The following post is the text of a short presentation the author gave
at the Reno Bike Summit in early 2013.
When the Soviet Union collapsed in the late 80s and early 90s, Cuba was left without the resources to run and fix its vehicles. Their need for transportation — to go from
here to there — did not change, but their transportation context had. Without parts and gas, they imported a million
bicycles from China and Voila! A biking culture was created.
One example of that culture is that the entire right-hand
lane of every two-lane road is available for slow-moving vehicles such as horses,
carts, and bikes. When my wife and I
biked across the island in this culture, we both felt safer and more
empowered as cyclists than in any other place we'd been.
Cuba's bike transformation
was the result of a change in context induced by external forces. It was a disruptive event that forced them to
adapt. Here in America, a land of such
excess, no such sudden disruption looms (nor could it be predicted, I
believe). Our transportation context is
centered on the car. Our culture and economy are “driven” by the car. So, how do we create a culture of
transportation that is dominated by bicycles?
I propose that the quickest, most effective, most inspiring
way to do so is for all of us bicycle users (in whatever capacity)
across the country to voluntarily change our transportation context. To create our own artificial disruptive event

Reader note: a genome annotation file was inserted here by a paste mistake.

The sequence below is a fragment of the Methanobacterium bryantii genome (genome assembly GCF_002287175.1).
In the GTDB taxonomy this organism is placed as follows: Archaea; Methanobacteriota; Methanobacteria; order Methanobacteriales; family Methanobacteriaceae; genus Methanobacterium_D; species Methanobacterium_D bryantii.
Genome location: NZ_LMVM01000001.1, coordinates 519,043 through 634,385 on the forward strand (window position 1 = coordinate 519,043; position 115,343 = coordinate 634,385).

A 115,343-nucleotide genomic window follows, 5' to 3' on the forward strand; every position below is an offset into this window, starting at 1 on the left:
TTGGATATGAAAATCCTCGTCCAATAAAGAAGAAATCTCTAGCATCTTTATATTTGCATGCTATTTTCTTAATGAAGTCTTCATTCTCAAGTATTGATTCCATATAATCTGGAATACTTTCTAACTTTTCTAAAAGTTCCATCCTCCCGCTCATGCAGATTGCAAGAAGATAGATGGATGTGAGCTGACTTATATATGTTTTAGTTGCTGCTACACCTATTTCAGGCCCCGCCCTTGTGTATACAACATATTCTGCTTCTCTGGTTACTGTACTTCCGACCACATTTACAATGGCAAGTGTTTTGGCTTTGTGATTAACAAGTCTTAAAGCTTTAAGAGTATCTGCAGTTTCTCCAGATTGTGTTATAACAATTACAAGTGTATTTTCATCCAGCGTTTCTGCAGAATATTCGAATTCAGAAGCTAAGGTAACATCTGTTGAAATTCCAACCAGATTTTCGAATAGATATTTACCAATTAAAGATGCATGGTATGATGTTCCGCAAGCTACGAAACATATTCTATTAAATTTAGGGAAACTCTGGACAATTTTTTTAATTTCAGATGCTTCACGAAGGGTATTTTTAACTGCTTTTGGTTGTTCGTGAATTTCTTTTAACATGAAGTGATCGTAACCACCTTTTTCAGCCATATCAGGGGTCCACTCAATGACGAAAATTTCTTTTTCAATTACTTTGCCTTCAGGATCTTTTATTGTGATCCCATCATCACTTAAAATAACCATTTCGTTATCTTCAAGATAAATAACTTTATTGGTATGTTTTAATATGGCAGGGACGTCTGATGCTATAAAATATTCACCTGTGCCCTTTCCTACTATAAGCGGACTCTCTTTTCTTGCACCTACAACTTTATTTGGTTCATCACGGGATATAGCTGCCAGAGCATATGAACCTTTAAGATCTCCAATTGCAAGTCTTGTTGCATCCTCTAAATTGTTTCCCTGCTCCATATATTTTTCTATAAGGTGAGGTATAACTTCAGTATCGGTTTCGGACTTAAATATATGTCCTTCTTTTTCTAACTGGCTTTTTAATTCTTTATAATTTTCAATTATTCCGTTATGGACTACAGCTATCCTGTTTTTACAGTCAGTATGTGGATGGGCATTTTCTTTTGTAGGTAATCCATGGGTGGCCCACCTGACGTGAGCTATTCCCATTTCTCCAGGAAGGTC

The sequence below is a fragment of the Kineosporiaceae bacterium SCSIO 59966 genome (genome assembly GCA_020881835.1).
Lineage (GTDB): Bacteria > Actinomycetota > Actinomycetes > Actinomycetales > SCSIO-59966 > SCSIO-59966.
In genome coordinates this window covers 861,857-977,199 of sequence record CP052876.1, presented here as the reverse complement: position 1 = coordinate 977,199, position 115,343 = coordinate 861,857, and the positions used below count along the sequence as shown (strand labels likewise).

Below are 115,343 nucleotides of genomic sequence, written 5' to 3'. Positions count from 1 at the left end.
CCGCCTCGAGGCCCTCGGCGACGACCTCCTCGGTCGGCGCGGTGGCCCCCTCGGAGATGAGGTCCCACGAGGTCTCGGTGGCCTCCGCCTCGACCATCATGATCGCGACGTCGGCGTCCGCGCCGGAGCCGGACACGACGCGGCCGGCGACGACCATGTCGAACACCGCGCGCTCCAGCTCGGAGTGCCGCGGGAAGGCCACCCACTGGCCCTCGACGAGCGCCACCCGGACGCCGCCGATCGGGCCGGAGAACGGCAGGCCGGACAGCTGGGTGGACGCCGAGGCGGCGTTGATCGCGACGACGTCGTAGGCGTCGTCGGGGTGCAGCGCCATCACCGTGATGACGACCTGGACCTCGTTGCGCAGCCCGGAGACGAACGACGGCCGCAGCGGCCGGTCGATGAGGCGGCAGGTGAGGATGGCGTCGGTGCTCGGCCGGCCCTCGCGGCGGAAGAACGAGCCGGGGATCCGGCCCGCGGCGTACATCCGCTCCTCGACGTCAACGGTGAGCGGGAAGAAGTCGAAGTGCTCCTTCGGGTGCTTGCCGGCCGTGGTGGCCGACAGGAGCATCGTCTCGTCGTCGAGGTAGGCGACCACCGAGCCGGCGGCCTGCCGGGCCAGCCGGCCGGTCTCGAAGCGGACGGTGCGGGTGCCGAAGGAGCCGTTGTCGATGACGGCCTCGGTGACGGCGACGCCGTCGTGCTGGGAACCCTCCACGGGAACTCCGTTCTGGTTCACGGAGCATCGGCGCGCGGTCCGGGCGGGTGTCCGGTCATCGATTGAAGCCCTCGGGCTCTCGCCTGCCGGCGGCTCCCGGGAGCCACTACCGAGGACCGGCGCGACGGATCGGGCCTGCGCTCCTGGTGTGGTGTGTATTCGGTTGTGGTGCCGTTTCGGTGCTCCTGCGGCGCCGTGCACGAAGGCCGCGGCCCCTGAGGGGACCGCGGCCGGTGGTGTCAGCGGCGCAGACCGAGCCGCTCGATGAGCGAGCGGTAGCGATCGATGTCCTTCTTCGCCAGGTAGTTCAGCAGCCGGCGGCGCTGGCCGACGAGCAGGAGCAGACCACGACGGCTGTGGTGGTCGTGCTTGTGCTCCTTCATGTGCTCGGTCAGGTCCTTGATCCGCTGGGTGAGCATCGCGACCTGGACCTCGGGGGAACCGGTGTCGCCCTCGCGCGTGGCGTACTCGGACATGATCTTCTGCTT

by giving up our cars.
By a show of hands, how many of you biked here tonight? (6 or 7 hands go up out of 120 people in
attendance, followed by spontaneous applause.) I'll return to this question
at the end.
My wife and I, with our two young sons, run the Be the
Change Project. It is an urban homestead
and learning center dedicated to service and simplicity. We live without electricity, without fossil
fuels, and own no car. We also thrive on
about $7,000 a year. My point in sharing
this is to demonstrate the power of changing contexts to create the world in
which we want to live.
I cannot rely on — cannot
trust — my willpower alone to live in alignment with my values. If the electricity were hooked up and dozens of light switches were within reach, it
would be a daily fight to not turn them on; to not support the coal industry; and to not have the great joy I gain
from a deeper connection to the rhythms of nature and her seasons that results
from living without electricity. Same
with a car. If there was one in our
driveway with a full tank of gas, I would drive it...often. I know, because it happens sometimes that a
friend or my mother-in-law drops one off when they go on a trip. I find excuses to use it.
So, we avoid those tests of will by changing our context and
rejoicing in the creativity of biking to meet our needs. We get exercise, see the city and its people
in a closer way, we slow down, and reduce our footprint. And yes, we do use cars and trucks on occasion, but that causes me to ask for help from friends and neighbors. It's another conversation, another
connection, building blocks for the world I want.
Back to how many of us
biked here tonight. It's cold and dark
outside and I commend those of you who biked here. It points to the fact that perhaps a bike
summit should be held during the day (changing a bit of context in how we
meet). But if we, the bicyclists who
love biking enough to attend a biking summit, can't bike to a bike summit in town in any great number, how can
we hope to create the culture we want and advance the causes we support? Get rid of your cars; change your context.
Photo by Fotolia/Cousin_Avi